By Huntington Barclay
Founding father Thomas Jefferson maintained that if the federal government intruded into — and standardized education, diversity in ways of thinking would disappear and democracy would die. Looking at the educational landscape today suggests to many that this may indeed be happening now.
History: For more than 50 years the federal government in the United States has steadily increased its influence in the field of education. The 1965 Elementary and Secondary Education Act (ESEA) was part of Lyndon Johnson’s war on poverty. It provided standardized testing and funding only within certain standards of accessibility. For more than four decades it was renewed every five years. Then Bill Clinton expanded its reach.
George Bush’s No Child Left Behind Act of 2001 reiterated Clinton’s goals and reauthorized the ESEA. NCLB increased the restraints on federal funding and expanded the federal role, requiring standardized annual testing, national report cards and standardized teacher qualifications. Like Clinton’s Goals 2000, but more comprehensive in purview, NCLB paid the states if they would increase early academics, introduce educational technology and use standardized tests to monitor and demonstrate student progress.
In 2010 Secretary of Education Arne Duncan introduced a set of restrictive state standards which came to be known as Common Core State Standards. The standards are well written, well referenced and well intentioned, but they are more than just standards.
CCSS is a detailed list of what students in all grades, from kindergarten through grade 12, should be able to learn and do in mathematics, English, language skills and social studies.
In recent months many parent and teacher groups have complained about the CCSS and this latest intrusion of the federal government and corporations into education. Parents are concerned about the effect the standards are having on their children. The state of Louisiana is suing the department of education and the executive office for seizing control of education without constitutional justification. West Virginia has just repealed it’s acceptance of CCSS.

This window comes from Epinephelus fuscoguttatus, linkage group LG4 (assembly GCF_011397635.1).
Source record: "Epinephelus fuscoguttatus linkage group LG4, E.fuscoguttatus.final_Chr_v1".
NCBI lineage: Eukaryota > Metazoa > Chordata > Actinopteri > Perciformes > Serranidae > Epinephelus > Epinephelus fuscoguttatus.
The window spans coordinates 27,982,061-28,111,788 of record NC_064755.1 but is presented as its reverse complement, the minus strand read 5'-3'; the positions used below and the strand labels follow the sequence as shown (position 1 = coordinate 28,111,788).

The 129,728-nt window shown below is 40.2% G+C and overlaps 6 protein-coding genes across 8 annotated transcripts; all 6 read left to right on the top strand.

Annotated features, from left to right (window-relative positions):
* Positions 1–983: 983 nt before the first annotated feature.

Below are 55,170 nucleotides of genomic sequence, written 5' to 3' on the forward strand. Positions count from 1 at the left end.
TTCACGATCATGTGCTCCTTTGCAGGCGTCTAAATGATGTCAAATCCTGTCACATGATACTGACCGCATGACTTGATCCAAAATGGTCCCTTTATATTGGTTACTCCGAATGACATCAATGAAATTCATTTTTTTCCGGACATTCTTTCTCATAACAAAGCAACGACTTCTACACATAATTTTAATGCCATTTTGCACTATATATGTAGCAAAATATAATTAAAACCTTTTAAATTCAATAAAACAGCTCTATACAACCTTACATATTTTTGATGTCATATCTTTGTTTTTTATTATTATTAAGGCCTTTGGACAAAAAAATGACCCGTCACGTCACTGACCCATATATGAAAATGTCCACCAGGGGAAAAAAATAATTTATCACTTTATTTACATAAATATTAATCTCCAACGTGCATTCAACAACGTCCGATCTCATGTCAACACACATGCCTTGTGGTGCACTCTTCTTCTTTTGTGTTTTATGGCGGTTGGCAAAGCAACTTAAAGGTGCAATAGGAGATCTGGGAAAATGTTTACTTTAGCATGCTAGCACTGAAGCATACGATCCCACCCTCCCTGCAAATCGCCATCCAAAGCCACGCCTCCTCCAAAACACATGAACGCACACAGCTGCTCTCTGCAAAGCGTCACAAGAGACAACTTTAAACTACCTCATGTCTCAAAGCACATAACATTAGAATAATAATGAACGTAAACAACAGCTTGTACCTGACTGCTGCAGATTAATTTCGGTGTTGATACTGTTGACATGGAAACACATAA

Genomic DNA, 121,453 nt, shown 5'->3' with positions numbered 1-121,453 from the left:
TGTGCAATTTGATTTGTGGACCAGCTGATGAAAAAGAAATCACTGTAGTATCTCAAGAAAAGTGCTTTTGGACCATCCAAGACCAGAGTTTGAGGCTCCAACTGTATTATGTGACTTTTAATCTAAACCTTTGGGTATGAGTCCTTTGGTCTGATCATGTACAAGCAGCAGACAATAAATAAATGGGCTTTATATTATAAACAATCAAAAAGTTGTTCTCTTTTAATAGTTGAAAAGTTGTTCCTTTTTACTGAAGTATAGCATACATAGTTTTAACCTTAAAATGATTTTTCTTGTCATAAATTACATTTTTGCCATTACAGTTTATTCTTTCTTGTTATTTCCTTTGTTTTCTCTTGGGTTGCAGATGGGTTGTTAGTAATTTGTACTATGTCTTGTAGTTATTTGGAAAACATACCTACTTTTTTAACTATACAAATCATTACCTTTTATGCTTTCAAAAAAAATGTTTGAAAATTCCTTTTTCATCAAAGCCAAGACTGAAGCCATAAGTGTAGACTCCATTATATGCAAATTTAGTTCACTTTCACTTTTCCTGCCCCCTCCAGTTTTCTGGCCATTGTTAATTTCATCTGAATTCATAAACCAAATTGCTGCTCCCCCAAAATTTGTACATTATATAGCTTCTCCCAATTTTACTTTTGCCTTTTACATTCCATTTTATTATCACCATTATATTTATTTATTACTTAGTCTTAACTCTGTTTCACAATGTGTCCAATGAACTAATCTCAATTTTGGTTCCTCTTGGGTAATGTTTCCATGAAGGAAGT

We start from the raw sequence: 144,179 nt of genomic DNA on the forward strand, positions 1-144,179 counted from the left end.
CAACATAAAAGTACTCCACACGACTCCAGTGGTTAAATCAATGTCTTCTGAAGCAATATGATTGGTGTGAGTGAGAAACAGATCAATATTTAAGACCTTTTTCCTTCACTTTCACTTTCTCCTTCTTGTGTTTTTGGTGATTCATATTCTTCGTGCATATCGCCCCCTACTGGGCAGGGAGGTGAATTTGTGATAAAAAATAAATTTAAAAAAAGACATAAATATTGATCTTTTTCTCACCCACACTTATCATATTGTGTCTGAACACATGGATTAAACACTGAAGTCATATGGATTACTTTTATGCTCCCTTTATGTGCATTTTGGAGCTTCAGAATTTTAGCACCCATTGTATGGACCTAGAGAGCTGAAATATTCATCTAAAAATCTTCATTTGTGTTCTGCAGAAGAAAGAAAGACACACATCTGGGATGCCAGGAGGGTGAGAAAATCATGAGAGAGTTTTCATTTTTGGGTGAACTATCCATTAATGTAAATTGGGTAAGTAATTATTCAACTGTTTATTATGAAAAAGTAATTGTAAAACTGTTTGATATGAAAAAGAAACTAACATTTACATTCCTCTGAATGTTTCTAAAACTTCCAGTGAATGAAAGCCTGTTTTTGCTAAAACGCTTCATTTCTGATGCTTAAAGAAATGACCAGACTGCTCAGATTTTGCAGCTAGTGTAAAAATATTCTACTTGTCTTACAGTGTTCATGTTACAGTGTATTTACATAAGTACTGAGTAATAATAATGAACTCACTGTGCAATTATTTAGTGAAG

The Waldorf perspective: The perspective of Waldorf Education would question the underlying assumption of Common Core — that government should play a leading role in determining how children are educated.
Rudolf Steiner (founder of Waldorf) saw human society as comprising three distinct spheres of activity: 1) the political or “rights” sphere; 2) the economic sphere; and 3) the spiritual/cultural sphere. Each operates most effectively when independent, not impinging on the others, or being impinged on.
Steiner placed education within the cultural sphere and thus believed it should be able to operate in total freedom. Government is part of the “rights” sphere and should not intrude into education. Economics, where the immediate, appropriate goal is financial profit, also should not be involved in forming educational policy. In the drafting of Common Core however, both the federal government and prominent corporations were highly-involved. Since the announcement of standards, by no coincidence, many expensive related products have appeared — books, webinars, software programs, apps, courses and blogs — offering help in succeeding with CCSS. The corporate world has too often been eager to profit by what it helped to create.
There are today a number of Waldorf-inspired charter schools that receive government funding. But experience indicates that such arrangements usually lead to increasing external monitoring and controls, as well as rules and prohibitions against the very things that distinguish Waldorf Education.
Earlier is not better: Another concern is the “earlier the better” attitude that permeates Common Core. Government standards stipulate that academic learning should begin in kindergarten and become more intense with each grade. At the heart of Waldorf education is the idea that the child grows in distinct developmental stages. The young child is not ready for demanding intellectual work. Premature academics can permanently skew healthy holistic development. Throughout the grades Common Core seems to demand of the students more performance intellectually than appropriate. The predominant call for the use of computers and other technology from the early grades on is one symptom.
Different standards of success: The focus on standardized tests as a way of measuring the success of the student (and of the teacher) is also problematic. Waldorf education is not only about skill development and the acquisition of knowledge. It is certainly not about educating children to be cogs in a successful national economy competing in the world markets. Waldorf education seeks to help students become and wonder, as well as nurturing a keen interest in the world around them. The success of such an education simply cannot be measured by a standardized test.
Huntington Barclay is a dedicated Waldorf parent. He referenced from an article in Renewal, A Journal for Waldorf Education, vol. 24 #1, by Patrice Maynard.